Venite, Adoremus, Et Procedamus 
Ante Deum

      In kneeling before our God and allowing Him to be placed upon our tongues by the consecrated hands of a priest we are in good company. We have the consolation of receiving Him as did St. Thomas Aquinas, St. Francis of Assisi, St. Ignatius of Loyola, St. John Bosco, St. Teresa of Avila, St. Bernadette, St. Therese of the Child Jesus, St. Maria Goretti, St. Thomas More, the Forty Martyrs of England and Wales, the children of Fatima-----the list is endless! We can unite ourselves with this army of Saints and the countless host of good and faithful Catholics who for more than a millennium have received Communion in the traditional manner. Alternatively, we can join those Catholics who have "come of age", who are "mature" and "adult", who stand before the priest, hold out their hands and say:

       "A Conciliar Catholic does not kneel before his God, a Conciliar Catholic stands before his God."

      The truth of the matter may well be that a "Conciliar Catholic" has no God but himself.

Dietrich von Hildebrand was another staunch opponent of the Nazis. Fascists and Communists do not like people who ask questions. They prefer those who submit without question to the Party diktat. Dietrich von Hildebrand continued asking questions until death robbed us of the greatest lay defender of the faith in the English [and German] speaking world. In The Devastated Vineyard he demands [pp. 67/8]:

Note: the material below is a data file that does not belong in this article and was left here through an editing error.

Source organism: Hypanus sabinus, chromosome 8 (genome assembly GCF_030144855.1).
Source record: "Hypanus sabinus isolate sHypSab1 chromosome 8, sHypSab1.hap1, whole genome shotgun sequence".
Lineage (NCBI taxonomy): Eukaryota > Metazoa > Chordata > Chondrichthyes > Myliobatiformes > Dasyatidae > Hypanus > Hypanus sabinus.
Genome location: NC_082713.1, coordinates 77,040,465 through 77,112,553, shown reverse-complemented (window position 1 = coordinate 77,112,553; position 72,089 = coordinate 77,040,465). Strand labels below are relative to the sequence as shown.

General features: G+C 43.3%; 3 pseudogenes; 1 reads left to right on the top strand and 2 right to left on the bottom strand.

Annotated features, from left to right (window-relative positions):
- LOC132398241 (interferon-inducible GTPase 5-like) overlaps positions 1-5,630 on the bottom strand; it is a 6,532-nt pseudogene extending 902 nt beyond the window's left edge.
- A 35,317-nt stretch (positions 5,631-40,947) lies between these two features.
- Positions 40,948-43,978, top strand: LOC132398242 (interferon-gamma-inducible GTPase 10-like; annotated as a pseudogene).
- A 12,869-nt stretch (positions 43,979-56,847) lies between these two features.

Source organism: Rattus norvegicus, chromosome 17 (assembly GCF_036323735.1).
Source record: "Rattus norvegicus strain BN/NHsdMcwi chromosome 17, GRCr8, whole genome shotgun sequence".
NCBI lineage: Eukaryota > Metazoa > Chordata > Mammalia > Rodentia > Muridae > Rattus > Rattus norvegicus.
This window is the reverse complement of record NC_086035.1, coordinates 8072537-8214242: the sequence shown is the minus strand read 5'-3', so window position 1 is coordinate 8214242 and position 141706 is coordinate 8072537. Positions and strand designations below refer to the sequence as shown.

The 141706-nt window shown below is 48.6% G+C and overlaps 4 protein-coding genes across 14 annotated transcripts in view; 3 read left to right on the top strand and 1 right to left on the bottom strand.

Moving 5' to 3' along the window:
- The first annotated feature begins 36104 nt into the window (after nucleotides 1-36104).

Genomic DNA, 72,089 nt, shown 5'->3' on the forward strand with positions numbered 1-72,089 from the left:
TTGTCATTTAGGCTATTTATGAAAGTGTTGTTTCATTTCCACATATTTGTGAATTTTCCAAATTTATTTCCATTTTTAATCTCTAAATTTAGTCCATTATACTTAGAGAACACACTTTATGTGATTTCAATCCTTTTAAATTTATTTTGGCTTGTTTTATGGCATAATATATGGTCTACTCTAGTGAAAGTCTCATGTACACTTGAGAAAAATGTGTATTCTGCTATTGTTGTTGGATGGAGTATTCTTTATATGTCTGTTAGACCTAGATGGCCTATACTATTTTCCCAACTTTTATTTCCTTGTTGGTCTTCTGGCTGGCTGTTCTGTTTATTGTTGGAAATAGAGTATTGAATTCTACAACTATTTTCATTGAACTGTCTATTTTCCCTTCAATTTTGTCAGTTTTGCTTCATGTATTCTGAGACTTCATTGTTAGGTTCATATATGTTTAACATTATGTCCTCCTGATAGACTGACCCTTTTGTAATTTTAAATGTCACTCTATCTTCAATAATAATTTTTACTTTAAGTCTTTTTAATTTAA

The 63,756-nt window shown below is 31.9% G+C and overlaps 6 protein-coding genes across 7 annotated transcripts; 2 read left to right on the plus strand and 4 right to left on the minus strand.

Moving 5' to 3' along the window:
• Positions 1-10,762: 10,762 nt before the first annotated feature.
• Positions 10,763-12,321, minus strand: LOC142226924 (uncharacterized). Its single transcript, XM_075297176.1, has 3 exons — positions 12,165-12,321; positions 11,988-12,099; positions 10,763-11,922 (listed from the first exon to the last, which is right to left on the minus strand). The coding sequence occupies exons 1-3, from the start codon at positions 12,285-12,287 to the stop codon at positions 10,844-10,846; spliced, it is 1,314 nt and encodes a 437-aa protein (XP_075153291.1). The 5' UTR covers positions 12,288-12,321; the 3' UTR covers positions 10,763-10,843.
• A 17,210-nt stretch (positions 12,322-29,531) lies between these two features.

"Why, one asks oneself, has kneeling been replaced by standing? Is not kneeling the classical expression of adoration? It is in no way limited to being the noble expression of petition, of supplication; it is also the typical expression of reverent submission, of subordination, of looking upwards, and above all it is the expression of humble confrontation with the absolute Lord: adoration. Chesterton said that man does not realize how great he is on his knees. Indeed, man is never more beautiful than in the humble attitude of kneeling, turning towards God. So why replace this by standing? Should kneeling perhaps be prohibited because it evokes associations with feudal times, because it is no longer fitting for 'democratic' modern man? Does religious renewal lie in suffering from an unfortunate case of 'sociologitis', which nonsensically wants to deduce fundamental human phenomena from a particular historical epoch and kind of mentality? And why can the faithful no longer kneel beside one another at the Communion rail-----which is after all a great expression of humanity-----why must they march up to the altar goose-step fashion? Is this supposed to correspond to the meal character of Holy Communion [which is stressed so frequently[ better than kneeling together in a recollected way?"